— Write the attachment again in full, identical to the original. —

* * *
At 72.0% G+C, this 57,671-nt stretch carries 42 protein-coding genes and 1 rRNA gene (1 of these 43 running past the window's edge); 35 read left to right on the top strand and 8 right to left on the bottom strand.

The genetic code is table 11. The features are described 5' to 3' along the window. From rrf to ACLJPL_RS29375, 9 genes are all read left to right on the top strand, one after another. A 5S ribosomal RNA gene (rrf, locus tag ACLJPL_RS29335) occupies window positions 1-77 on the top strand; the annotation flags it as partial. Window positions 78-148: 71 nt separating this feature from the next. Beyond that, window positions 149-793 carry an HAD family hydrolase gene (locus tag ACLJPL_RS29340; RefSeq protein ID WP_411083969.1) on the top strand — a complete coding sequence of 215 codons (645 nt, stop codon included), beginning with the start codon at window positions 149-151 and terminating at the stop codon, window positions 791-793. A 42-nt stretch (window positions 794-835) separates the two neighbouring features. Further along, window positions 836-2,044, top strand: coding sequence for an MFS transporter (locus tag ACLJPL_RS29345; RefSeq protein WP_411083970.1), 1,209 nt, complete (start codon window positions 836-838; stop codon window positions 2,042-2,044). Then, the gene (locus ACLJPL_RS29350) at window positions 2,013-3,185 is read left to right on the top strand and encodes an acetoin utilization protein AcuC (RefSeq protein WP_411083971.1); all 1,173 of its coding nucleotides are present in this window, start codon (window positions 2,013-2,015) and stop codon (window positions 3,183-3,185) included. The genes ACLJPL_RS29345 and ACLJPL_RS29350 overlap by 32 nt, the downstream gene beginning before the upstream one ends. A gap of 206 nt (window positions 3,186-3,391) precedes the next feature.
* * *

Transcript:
At 72.0% G+C, this 57,671-nt stretch carries 42 protein-coding genes and 1 rRNA gene (1 of these 43 running past the window's edge); 35 read left to right on the top strand and 8 right to left on the bottom strand.

The genetic code is table 11. The features are described 5' to 3' along the window. From rrf to ACLJPL_RS29375, 9 genes are all read left to right on the top strand, one after another. A 5S ribosomal RNA gene (rrf, locus tag ACLJPL_RS29335) occupies window positions 1-77 on the top strand; the annotation flags it as partial. Window positions 78-148: 71 nt separating this feature from the next. Beyond that, window positions 149-793 carry an HAD family hydrolase gene (locus tag ACLJPL_RS29340; RefSeq protein ID WP_411083969.1) on the top strand — a complete coding sequence of 215 codons (645 nt, stop codon included), beginning with the start codon at window positions 149-151 and terminating at the stop codon, window positions 791-793. A 42-nt stretch (window positions 794-835) separates the two neighbouring features. Further along, window positions 836-2,044, top strand: coding sequence for an MFS transporter (locus tag ACLJPL_RS29345; RefSeq protein WP_411083970.1), 1,209 nt, complete (start codon window positions 836-838; stop codon window positions 2,042-2,044). Then, the gene (locus ACLJPL_RS29350) at window positions 2,013-3,185 is read left to right on the top strand and encodes an acetoin utilization protein AcuC (RefSeq protein WP_411083971.1); all 1,173 of its coding nucleotides are present in this window, start codon (window positions 2,013-2,015) and stop codon (window positions 3,183-3,185) included. The genes ACLJPL_RS29345 and ACLJPL_RS29350 overlap by 32 nt, the downstream gene beginning before the upstream one ends. A gap of 206 nt (window positions 3,186-3,391) precedes the next feature.